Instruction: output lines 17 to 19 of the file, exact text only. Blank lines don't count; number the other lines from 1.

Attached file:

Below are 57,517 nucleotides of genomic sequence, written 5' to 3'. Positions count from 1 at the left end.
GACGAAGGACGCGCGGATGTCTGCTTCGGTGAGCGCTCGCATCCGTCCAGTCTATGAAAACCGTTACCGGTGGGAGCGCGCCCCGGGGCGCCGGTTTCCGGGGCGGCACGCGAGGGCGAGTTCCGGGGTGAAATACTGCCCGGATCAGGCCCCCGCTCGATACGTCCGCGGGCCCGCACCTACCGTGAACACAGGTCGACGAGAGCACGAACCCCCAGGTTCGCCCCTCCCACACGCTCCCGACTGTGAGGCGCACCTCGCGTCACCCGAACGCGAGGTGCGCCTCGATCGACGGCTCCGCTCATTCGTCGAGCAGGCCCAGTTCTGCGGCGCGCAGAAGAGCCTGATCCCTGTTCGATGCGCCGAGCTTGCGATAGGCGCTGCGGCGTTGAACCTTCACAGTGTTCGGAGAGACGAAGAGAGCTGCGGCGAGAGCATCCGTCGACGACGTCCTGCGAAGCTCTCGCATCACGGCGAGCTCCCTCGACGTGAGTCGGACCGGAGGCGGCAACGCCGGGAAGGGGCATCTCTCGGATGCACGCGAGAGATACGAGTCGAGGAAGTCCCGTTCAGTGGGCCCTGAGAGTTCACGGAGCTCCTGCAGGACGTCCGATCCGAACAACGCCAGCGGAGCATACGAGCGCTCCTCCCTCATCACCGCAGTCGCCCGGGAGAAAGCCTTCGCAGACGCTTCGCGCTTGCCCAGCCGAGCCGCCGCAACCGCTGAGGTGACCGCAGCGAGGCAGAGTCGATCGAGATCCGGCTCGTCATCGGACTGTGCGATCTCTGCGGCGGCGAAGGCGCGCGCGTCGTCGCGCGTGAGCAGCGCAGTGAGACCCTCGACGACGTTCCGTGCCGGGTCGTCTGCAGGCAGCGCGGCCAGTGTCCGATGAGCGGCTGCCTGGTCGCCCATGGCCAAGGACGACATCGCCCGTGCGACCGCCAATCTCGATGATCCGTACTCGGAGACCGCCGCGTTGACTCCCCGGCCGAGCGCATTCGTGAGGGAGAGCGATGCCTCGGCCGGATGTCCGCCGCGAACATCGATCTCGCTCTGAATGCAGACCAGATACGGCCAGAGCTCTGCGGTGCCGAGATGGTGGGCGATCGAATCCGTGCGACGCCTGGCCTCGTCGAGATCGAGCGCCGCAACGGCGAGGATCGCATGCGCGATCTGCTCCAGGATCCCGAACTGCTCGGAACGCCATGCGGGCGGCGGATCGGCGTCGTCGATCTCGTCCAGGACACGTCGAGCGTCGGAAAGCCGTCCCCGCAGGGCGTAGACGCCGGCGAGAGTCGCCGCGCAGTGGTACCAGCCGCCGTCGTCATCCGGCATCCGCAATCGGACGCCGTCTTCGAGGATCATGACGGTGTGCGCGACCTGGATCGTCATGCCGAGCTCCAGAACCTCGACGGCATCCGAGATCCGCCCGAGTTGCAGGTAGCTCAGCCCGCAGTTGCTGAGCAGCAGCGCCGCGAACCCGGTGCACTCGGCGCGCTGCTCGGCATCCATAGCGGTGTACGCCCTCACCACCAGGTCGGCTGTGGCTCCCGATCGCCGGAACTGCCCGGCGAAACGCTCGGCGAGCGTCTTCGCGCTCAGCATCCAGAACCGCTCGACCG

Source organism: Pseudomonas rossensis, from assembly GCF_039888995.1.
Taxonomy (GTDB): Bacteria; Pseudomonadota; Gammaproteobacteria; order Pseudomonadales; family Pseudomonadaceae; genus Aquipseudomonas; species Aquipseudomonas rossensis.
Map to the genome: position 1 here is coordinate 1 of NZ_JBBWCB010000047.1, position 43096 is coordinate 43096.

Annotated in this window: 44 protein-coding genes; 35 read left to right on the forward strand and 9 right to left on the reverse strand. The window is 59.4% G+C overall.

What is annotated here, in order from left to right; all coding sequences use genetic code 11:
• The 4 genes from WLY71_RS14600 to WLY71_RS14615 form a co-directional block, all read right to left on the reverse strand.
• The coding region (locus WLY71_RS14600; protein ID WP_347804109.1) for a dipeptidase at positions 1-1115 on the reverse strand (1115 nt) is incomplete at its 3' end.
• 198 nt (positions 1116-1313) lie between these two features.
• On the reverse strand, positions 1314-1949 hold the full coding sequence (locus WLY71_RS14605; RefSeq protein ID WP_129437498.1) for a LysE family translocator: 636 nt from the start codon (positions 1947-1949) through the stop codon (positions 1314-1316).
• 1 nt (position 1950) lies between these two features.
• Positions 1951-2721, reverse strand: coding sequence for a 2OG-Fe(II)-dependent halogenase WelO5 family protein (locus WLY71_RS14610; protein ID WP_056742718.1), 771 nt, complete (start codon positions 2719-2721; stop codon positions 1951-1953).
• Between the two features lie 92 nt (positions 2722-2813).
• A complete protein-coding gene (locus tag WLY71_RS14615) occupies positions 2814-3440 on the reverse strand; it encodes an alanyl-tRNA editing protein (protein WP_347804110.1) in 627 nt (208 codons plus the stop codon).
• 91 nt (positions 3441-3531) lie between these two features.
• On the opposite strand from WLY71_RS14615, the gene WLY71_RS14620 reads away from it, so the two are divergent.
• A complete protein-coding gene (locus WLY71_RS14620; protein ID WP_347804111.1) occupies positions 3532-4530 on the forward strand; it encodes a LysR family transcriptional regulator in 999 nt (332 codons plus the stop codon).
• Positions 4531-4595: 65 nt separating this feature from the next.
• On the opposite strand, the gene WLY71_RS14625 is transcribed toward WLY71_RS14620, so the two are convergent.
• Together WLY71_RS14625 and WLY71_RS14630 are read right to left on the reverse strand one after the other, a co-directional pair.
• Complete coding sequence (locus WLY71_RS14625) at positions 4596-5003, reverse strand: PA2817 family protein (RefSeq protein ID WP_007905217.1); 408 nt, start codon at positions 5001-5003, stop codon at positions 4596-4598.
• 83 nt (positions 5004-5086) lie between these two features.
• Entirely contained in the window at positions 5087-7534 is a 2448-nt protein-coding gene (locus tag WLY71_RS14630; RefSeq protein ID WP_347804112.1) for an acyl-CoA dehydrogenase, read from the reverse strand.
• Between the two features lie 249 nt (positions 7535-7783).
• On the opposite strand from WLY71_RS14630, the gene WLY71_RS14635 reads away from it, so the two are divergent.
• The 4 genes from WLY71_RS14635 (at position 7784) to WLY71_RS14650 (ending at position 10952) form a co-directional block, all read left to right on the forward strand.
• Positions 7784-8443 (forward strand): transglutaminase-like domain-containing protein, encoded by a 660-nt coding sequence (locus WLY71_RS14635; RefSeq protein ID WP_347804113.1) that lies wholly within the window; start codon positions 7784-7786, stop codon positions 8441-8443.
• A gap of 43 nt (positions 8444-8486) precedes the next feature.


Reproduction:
• On the opposite strand from WLY71_RS14615, the gene WLY71_RS14620 reads away from it, so the two are divergent.
• A complete protein-coding gene (locus WLY71_RS14620; protein ID WP_347804111.1) occupies positions 3532-4530 on the forward strand; it encodes a LysR family transcriptional regulator in 999 nt (332 codons plus the stop codon).
• Positions 4531-4595: 65 nt separating this feature from the next.